The Nonprofit Sector’s Most Pressing Issues: The C-Level Exec’s Point of View, Part 3
Optimizing communications channels
“For us, direct mail is still our cash cow and has the largest budget,” Aloma said. Food For The Poor distributes 24 direct-mail packages a year, though mails slightly less to donors acquired through other channels. Aloma added, “Print is slowly dying for us, however our best major donors come from print — so we hold on to it because of the quality of donor.”
Tandon added that he doesn’t like to set hard and fast dollar amounts for each channel and strategy, but prefers to keep testing, learning and adjusting communications based on what works. “It’s a constant process. You can’t afford to be left behind,” he said.
McGregor agreed: “Continue monitoring what’s going on, and continue educating the board. You shouldn’t wait until annual budgeting to change things. Invest in things that make sense for your organization.”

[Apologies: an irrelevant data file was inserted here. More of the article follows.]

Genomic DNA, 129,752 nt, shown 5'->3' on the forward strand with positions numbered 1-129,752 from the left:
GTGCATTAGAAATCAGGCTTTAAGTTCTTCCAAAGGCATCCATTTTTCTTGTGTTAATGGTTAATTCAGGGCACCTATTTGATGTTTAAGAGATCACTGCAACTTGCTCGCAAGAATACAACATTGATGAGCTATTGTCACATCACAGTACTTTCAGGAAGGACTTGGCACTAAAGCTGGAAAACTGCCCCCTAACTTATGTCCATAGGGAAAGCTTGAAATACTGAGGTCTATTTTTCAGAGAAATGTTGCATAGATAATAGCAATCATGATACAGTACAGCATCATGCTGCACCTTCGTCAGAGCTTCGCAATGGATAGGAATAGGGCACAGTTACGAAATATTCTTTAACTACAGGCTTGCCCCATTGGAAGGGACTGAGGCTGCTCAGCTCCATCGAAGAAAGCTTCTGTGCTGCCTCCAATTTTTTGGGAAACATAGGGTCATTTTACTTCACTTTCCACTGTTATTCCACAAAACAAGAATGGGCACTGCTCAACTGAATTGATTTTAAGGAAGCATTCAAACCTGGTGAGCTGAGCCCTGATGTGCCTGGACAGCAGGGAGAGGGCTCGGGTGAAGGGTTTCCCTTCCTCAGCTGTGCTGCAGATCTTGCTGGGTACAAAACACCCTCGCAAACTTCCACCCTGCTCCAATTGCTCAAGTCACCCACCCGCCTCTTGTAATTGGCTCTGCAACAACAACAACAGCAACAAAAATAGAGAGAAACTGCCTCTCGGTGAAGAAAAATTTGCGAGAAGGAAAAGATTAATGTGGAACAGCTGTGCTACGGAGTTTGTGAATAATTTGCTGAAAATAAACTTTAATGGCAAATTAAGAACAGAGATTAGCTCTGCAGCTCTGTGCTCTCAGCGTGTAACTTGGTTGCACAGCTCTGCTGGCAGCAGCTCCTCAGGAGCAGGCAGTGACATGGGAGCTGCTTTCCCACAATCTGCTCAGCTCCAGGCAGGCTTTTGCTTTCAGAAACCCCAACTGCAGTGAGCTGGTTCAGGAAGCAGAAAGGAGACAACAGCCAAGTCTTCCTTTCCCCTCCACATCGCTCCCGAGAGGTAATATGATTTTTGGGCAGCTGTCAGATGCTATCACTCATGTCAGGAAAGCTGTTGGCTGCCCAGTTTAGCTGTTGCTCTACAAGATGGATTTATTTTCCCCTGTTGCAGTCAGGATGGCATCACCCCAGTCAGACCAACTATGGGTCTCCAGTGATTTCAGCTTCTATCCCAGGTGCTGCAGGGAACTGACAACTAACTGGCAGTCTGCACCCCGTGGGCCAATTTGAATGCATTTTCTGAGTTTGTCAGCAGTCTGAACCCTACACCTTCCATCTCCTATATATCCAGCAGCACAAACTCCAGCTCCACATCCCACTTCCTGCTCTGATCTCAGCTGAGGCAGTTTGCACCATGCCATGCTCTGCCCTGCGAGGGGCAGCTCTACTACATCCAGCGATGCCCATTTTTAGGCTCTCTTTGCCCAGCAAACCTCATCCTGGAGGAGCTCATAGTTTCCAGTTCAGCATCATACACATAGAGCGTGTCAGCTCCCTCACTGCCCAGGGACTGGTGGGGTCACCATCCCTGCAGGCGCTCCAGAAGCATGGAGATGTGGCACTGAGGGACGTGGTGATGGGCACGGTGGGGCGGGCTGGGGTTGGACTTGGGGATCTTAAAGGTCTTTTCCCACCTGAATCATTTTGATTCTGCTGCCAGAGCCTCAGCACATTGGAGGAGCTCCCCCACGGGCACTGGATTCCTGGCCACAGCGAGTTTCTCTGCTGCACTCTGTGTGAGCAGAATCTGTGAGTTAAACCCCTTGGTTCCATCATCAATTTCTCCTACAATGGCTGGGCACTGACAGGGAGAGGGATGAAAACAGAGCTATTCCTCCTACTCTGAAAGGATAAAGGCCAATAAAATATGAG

“Get a rough idea how revenue should come in,” Harrison added. “It’s very different for every organization, so figure it out for you.”
Someone from the audience asked, “What industry research is missing? What benchmarks would you like to see?”
Aloma said the most valuable insights are about the donors. Food For The Poor did an emotional inquiry study of its best donors — what occurred when they were first exposed to giving, what was the trigger? It provided Food For The Poor the real reasons donors gave, which were financial efficiency combined with spiritual efficiency of the organization, and they wanted to help save lives. These insights helped Food For The Poor communicate those triggers to keep them engaged. “It was invaluable,” Aloma said. “What makes donors happy in giving?”
McGregor said he’s worried that organizations often look at gross income more than anything else. “We can make bad decisions and grow income in the short term. We should look more at costs. I think that’s the biggest thing missing,” he said.